Harvest has traditionally been a time of celebrating good food grown on the land, dating back hundreds of years. Fresh vegetables, fruits, seeds and nuts, reaching their peak and prepared in time-honoured ways, are delights to savour as the summer weather gradually turns to autumn and the sunsets arrive earlier in the day.
Whether you live in the centre of a city or surrounded by golden fields, produce will be accessible that is healthy, and with a bit of know-how and imagination you can create a winning meal for the whole family.
The main basis of your meal will be vegetables – nutritious, tasty, healthy packets of goodness in glorious combinations or alone. For example, butternut squash is an attractive and easy vegetable; 1lb of sliced squash takes about half an hour roasted in the oven, tasting wonderful with a little butter, mixed herbs, salt and pepper.
That squash can then be added to risotto, or alternatively take the mash and layer it over the top of prepared meat turkey fried with onions, mushroom and garlic, for example before popping it all in the oven to create a fun and funky bake.
Squash is also a prime piece of many successful autumn soups. While the squash cooks, fry a couple of onions, garlic and mild chilli slowly. Put everything in a blender with 3-4 scoops of crème fraiche and a pint and a half of stock, blast into a puree, and heat the magnificently sweet mixture gently in a pan. In essence, many autumn and winter soups are a variation of the above. Swap squash for carrots or pumpkin, for example, and youll have a different slant on the recipe.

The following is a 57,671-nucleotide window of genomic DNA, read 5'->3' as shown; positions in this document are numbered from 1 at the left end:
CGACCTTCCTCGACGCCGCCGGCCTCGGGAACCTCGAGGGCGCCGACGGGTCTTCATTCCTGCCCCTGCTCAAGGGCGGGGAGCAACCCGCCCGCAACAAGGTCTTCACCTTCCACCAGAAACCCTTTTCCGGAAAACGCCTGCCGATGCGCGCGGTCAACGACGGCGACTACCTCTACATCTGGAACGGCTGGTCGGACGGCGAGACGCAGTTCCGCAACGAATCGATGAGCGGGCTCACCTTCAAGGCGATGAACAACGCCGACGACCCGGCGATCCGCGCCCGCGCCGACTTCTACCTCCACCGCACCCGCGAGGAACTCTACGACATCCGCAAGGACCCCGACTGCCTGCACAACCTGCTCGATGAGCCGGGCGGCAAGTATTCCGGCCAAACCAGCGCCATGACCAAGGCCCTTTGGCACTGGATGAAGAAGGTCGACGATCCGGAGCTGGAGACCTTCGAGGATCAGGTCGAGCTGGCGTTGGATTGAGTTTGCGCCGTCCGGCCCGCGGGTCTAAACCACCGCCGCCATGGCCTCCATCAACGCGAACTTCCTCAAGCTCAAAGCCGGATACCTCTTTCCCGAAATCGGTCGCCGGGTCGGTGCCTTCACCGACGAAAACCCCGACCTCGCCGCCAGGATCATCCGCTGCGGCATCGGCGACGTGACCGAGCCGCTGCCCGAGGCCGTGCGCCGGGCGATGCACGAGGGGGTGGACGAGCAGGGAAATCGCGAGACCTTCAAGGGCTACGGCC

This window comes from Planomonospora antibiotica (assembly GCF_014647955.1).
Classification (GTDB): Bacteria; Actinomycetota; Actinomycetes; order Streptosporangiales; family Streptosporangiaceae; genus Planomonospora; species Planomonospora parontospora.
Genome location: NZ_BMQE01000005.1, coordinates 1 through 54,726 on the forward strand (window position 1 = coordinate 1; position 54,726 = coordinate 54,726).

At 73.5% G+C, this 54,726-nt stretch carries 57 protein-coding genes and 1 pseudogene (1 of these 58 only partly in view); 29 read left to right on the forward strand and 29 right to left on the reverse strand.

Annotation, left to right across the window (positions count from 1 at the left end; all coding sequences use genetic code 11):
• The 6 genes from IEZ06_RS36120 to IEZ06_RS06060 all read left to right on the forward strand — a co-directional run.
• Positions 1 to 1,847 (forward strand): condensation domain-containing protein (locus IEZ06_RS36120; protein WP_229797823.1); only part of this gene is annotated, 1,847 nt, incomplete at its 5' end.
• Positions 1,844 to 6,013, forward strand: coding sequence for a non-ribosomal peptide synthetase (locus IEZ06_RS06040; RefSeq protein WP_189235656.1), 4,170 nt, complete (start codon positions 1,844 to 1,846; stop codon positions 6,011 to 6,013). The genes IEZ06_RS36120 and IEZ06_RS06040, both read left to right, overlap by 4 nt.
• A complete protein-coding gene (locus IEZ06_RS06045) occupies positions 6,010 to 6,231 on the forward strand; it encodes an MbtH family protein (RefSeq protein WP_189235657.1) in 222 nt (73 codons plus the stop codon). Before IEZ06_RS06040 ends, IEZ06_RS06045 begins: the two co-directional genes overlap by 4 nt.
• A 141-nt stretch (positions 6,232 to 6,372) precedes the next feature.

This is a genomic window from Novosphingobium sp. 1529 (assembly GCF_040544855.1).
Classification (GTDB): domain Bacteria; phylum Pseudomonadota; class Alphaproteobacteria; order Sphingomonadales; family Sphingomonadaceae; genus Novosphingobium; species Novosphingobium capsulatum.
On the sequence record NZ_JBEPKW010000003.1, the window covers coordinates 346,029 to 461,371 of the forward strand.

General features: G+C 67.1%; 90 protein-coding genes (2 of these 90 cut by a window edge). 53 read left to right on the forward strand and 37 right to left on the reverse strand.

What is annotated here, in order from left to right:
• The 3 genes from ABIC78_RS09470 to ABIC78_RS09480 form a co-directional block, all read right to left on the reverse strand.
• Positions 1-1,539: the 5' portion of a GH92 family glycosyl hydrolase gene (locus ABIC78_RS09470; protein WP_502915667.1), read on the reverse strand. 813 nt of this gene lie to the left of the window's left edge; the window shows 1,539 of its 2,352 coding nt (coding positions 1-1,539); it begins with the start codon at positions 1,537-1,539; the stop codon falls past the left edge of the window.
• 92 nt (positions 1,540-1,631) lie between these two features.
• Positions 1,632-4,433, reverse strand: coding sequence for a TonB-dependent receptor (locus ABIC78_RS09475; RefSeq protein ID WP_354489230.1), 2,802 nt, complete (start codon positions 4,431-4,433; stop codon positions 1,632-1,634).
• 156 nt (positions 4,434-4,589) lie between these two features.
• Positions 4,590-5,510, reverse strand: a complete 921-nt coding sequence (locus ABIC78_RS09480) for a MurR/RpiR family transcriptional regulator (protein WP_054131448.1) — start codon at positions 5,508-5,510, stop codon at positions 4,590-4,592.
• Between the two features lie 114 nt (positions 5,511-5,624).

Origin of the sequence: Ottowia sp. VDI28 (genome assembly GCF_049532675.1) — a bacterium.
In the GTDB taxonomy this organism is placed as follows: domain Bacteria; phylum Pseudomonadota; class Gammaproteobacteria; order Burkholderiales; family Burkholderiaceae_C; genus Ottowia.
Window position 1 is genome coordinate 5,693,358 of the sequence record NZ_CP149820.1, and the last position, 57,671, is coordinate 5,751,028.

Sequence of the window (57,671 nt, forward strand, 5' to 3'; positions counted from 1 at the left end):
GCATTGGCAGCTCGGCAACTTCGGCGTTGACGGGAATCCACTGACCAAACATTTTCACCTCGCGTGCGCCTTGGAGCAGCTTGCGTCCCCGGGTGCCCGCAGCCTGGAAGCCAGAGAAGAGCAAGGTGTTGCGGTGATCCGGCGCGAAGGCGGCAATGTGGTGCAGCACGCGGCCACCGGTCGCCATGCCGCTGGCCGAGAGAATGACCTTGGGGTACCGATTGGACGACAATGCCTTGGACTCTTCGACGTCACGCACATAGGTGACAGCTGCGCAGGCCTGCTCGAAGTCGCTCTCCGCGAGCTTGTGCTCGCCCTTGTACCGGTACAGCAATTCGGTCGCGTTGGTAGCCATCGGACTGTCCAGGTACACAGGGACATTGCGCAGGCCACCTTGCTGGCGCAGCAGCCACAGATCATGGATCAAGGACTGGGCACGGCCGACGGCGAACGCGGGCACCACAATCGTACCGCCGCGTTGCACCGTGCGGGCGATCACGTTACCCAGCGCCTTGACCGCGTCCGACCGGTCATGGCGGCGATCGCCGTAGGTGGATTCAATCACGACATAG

Cauliflower and sprouts are bursting with anti-oxidants and vitamins, so throwing them into recipes is a brilliant flavour boost with additional benefits. Both can be boiled in the same pan for a few minutes, and both are underrated ingredients in stir-fries.
A great gratin can be made by combining the duo with a cooked mixture of cream, shallots and sage. Separate two halved amounts with a layer of cheese (parmesan is particularly good), before covering with breadcrumbs fried with pine nuts and herbs.
Another underrated green is cabbage, which can clearly be added to roasts, coleslaw and salads. Bacon, shredded cabbage and a little white wine, fennel and crème fraiche, cooked lightly in a pan for a few minutes, is a splendid little treat. For a variation, how about adding cabbage to fried onion, garlic and ginger and cooking for 20 minutes, before adding a measure of double cream, salt and pepper for another 10?
Some of your sweetest fruits will no doubt be looking resplendent. Cover an apple with a spot of sugar, salt and butter very slowly melted, and you can then drizzle toasted almonds or mixed nuts over the combination. Both apples and autumn pears can be added to salads (perhaps with grapes) and drizzled with a tangy marinade, while a summer pudding can actually make use of many of the autumn fruits such as plums and blackberries that may be on sale from local orchards.
These recipes will heat you up or cool you down, so there really is something for everyone. Buy locally and organically if possible, and your harvest should be a festival of food.